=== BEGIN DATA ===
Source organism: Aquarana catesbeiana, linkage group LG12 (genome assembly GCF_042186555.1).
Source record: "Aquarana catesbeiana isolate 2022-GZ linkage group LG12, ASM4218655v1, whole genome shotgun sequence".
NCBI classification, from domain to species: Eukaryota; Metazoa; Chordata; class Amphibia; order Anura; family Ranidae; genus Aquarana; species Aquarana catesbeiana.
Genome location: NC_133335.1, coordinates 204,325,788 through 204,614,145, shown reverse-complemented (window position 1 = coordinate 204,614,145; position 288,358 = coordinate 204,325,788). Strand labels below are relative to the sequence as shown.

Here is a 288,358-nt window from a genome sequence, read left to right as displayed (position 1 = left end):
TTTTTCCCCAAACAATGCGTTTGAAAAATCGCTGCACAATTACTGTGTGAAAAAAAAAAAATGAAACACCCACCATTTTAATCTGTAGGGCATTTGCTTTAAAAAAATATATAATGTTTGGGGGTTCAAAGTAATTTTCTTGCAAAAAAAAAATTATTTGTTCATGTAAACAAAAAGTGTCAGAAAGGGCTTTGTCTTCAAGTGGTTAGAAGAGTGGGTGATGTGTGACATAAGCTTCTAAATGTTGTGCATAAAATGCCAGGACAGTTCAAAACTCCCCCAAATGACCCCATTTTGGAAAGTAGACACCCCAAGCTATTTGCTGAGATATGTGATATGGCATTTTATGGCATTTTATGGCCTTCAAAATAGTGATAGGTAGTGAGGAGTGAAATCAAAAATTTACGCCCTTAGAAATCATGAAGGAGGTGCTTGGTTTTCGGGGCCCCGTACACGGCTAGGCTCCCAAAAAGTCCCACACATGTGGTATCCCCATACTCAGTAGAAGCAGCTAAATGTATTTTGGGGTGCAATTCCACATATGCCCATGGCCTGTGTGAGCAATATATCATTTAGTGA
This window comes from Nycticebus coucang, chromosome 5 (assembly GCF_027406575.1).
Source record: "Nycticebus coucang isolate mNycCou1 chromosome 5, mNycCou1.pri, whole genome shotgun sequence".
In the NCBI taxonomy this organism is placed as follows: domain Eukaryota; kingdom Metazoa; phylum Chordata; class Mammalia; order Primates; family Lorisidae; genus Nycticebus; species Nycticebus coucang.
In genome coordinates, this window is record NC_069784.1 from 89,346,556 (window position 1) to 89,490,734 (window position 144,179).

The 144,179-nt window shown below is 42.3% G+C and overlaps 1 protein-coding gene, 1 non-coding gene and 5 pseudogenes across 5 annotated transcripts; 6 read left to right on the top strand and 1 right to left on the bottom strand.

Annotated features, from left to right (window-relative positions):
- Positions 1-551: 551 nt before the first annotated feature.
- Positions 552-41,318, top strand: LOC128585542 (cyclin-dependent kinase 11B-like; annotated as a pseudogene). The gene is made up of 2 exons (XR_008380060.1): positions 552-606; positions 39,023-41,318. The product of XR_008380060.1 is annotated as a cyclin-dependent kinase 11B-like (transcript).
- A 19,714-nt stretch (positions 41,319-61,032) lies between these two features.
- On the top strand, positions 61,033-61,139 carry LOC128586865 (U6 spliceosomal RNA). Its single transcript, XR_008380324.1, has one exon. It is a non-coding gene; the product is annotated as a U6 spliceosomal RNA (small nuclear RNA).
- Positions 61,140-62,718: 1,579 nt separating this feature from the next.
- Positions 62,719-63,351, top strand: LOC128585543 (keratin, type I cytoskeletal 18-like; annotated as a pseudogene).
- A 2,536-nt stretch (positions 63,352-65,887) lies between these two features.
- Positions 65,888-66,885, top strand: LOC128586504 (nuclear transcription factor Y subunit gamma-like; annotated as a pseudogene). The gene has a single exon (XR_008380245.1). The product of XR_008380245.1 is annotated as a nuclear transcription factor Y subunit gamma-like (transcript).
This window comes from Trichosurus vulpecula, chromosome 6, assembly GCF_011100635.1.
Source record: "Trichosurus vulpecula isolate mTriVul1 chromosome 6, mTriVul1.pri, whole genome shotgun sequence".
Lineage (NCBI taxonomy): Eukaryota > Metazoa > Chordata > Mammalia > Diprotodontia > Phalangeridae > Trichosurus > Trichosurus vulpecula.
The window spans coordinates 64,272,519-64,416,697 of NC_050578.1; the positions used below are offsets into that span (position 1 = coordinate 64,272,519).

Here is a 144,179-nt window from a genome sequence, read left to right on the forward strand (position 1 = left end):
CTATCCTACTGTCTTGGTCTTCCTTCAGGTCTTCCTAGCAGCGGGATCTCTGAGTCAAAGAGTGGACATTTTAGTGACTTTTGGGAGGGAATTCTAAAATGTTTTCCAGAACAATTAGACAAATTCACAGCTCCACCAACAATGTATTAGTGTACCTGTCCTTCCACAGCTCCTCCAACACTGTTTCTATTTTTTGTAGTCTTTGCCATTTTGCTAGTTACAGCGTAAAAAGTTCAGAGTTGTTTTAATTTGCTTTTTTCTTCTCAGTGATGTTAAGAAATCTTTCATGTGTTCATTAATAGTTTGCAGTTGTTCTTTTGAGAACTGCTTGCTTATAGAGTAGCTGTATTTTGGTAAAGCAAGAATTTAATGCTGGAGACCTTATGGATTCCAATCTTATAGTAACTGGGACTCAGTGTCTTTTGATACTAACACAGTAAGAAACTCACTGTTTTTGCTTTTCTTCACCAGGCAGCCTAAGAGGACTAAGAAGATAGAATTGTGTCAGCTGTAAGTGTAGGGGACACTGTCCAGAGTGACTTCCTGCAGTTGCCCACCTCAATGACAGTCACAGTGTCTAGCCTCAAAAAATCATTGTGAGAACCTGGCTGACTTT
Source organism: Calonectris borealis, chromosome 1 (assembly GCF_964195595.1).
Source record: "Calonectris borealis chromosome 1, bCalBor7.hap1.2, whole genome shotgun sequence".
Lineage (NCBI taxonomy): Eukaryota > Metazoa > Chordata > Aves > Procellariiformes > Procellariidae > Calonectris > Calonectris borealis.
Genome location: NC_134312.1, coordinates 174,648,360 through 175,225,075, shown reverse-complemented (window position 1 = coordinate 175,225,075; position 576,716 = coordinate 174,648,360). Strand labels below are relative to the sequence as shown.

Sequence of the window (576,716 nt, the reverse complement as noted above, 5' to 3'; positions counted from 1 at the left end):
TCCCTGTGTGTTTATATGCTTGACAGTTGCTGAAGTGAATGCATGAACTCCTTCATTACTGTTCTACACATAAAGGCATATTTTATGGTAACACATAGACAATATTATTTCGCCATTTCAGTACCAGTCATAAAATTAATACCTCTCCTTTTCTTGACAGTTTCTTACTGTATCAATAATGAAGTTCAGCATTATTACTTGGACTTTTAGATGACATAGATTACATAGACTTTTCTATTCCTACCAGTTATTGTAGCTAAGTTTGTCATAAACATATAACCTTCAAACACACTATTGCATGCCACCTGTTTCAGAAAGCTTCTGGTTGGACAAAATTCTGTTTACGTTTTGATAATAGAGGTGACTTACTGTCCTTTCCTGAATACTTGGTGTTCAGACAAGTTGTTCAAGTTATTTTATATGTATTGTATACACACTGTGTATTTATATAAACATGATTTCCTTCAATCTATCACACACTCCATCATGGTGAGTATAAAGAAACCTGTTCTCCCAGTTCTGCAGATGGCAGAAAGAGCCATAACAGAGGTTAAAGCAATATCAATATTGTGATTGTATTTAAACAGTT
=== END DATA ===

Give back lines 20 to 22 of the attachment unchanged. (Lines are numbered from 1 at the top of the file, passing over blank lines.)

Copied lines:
- Positions 65,888-66,885, top strand: LOC128586504 (nuclear transcription factor Y subunit gamma-like; annotated as a pseudogene). The gene has a single exon (XR_008380245.1). The product of XR_008380245.1 is annotated as a nuclear transcription factor Y subunit gamma-like (transcript).
This window comes from Trichosurus vulpecula, chromosome 6, assembly GCF_011100635.1.
Source record: "Trichosurus vulpecula isolate mTriVul1 chromosome 6, mTriVul1.pri, whole genome shotgun sequence".